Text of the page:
Only Haskell won’t wake up!  He apparently died in his sleep.  When Roberts opens the car door Haskell falls out and hits his head.  Roberts panics.  Afraid that the cops won’t believe his story and will pin a murder on him, Roberts hides the body.  With no money, Roberts decides to take Haskell’s cash (he’s carrying quite a bit!) and driver’s license.  They look enough alike that Roberts believes he’ll fool anyone who questions him.  Once in Hollywood, Roberts will ditch the car, throw away the driver’s license and put this mess behind him.

And Roberts plan might have worked had he not picked up a woman hitchhiker named Vera [Savage].  She knew Haskell and threatens to go to the police unless Roberts does exactly what she wants.  Roberts is trapped with no way out unless…



Horror Express (1972) / Z-View

Horror Express (1972)

Director: Eugenio Martín (as Gene Martin)

Screenplay:  Arnaud d’Usseau and Julian Zimet 

Stars: Christopher Lee, Peter Cushing, Alberto de Mendoza and Telly Savalas.

The Pitch: “Hey, let’s remake ‘The Thing from Another World and set it on a train in 1906!”

Tagline: A nightmare of terror travelling aboard the Horror Express!

The Overview:  Beware of Spoilers…

The year is 1906.  An English scientist [Lee] is transporting a frozen prehistoric monster to England by train across the frozen Siberian wasteland.  What could possibly go wrong?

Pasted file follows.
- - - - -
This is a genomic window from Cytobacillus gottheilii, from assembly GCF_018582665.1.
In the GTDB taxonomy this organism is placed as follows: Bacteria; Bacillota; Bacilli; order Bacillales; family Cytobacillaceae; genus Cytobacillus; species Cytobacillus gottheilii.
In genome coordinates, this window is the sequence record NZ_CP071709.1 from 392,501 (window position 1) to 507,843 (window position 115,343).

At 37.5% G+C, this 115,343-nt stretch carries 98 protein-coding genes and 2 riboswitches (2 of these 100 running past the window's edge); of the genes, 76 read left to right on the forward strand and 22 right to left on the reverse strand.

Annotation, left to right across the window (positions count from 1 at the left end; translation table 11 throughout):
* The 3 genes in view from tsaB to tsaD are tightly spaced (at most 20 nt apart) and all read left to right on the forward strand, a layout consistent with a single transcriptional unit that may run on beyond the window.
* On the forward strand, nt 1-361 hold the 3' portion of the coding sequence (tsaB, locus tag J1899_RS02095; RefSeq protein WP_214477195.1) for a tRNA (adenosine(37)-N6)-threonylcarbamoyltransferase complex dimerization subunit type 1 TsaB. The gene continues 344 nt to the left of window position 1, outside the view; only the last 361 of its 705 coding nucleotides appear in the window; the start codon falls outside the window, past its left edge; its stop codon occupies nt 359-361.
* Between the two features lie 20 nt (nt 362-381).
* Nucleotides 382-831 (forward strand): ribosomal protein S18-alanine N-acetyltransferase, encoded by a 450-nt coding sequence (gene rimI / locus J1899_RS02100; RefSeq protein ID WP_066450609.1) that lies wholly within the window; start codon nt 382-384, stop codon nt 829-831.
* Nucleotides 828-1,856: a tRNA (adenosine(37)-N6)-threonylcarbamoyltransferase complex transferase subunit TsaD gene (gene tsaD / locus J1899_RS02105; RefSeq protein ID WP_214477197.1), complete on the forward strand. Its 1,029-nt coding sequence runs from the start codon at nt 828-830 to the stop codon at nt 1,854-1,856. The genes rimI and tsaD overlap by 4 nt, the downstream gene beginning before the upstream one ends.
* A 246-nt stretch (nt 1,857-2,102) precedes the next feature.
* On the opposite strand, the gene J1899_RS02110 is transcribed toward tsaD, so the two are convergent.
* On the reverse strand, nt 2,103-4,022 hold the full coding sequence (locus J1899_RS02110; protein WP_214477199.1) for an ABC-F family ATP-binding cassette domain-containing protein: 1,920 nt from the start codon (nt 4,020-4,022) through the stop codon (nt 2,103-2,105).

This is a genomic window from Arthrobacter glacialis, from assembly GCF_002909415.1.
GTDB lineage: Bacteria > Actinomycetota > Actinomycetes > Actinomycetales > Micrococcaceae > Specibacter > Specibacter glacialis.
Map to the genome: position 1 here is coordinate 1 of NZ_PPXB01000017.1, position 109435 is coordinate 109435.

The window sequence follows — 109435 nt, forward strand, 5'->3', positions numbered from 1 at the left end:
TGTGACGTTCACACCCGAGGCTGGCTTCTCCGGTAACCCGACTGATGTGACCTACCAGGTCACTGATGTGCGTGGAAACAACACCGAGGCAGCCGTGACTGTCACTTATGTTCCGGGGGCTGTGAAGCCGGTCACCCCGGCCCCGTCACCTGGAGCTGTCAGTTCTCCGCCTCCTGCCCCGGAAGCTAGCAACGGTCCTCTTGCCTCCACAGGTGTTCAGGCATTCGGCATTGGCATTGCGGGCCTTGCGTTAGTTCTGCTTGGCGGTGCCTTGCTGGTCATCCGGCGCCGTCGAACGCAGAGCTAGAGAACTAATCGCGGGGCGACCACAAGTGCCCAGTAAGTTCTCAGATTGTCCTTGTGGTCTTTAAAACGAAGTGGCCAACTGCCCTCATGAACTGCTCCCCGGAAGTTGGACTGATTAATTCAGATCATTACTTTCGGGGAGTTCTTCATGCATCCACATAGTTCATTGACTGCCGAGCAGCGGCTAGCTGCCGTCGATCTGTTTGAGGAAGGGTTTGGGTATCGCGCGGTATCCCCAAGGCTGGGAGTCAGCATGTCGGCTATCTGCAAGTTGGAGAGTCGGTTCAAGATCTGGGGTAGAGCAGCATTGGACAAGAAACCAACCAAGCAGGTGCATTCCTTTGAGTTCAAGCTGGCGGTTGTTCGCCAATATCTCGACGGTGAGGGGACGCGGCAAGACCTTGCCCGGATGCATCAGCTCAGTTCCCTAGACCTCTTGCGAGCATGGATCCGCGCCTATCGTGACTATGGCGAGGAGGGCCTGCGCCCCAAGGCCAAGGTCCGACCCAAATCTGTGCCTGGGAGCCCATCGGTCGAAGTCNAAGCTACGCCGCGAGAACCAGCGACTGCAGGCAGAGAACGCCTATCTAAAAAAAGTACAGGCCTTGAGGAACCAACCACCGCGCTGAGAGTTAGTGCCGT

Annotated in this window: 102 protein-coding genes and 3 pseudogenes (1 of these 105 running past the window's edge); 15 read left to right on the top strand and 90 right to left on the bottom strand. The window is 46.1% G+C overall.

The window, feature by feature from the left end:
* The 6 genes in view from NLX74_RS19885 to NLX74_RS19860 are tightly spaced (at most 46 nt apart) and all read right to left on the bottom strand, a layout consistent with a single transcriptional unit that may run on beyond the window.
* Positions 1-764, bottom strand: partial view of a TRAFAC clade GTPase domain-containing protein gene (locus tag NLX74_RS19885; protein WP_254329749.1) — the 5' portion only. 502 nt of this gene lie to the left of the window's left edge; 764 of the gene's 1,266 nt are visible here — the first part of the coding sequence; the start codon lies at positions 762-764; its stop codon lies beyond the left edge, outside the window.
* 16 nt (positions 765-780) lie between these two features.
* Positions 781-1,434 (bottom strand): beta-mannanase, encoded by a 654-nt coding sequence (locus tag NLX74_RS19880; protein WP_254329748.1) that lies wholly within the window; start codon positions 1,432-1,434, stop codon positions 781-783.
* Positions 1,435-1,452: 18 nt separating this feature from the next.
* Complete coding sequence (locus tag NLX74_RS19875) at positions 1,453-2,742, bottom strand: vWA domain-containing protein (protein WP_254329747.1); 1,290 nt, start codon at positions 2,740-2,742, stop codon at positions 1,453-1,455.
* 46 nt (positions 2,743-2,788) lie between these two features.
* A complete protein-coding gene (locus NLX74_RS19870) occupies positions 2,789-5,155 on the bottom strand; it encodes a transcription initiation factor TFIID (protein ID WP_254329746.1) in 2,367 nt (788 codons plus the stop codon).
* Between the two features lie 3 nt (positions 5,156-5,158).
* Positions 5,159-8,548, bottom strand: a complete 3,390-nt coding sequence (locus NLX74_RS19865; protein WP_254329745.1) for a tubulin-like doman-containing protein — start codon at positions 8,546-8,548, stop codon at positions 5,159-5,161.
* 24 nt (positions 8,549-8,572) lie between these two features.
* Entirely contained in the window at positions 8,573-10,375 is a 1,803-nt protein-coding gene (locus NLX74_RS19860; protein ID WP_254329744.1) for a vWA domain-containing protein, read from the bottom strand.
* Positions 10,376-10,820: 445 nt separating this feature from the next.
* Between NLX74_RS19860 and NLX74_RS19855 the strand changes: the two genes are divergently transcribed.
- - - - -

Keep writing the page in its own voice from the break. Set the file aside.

You guessed it.  The monster thaws and turns out to be an alien that can kill and take the shape of whoever it murders.  Will Christopher Lee, Peter Cushing and Telly Savalas be able to kill the creature before the train reaches civilization?  Stick around for the eye-popping finale and you’ll know!


Night of the Living Dead (1990) / Z-View

Night of the Living Dead (1990)

Director: Tom Savini

Screenplay: George Romero based on The Night of the Living Dead original screenplay by John A. Russo and George Romero 

Stars: Tony Todd, Patricia Tallman, Tom Towles and Bill Cardille.

The Pitch: “Hey, let’s update (and copyright) a remake of ‘Night of the Living Dead’!”

Tagline: There IS a fate worse than death.

The Overview:  Beware of Spoilers…

Tom Savini takes the helm of an updated version of Night of the Living Dead.  All the key players and set pieces are in place but it’s like watching a historic event from a slightly different timeline.  There are little changes in character but none of them are for the better.

Barbara starts off the same — overcome with shock from the realization that the dead are rising to eat the living, but partway through the movie she is ready to pick up a gun and go Rambo on zombies or humans that tick her off.  Ben is now as much of a hot head as Harry Cooper.

And the zombies aren’t like the zombies we’ve grown used to.  They’re not as scary.  Of course part of THAT problem is that when the ONOTLD was made, the zombie genre was being invented.  We’re almost 50 years from that and zombie expectations are much different. (Only a true horror aficionado would understand that!)  Also being filmed in color doesn’t help either.

The movie was still fun and I think most fans would enjoy the ride.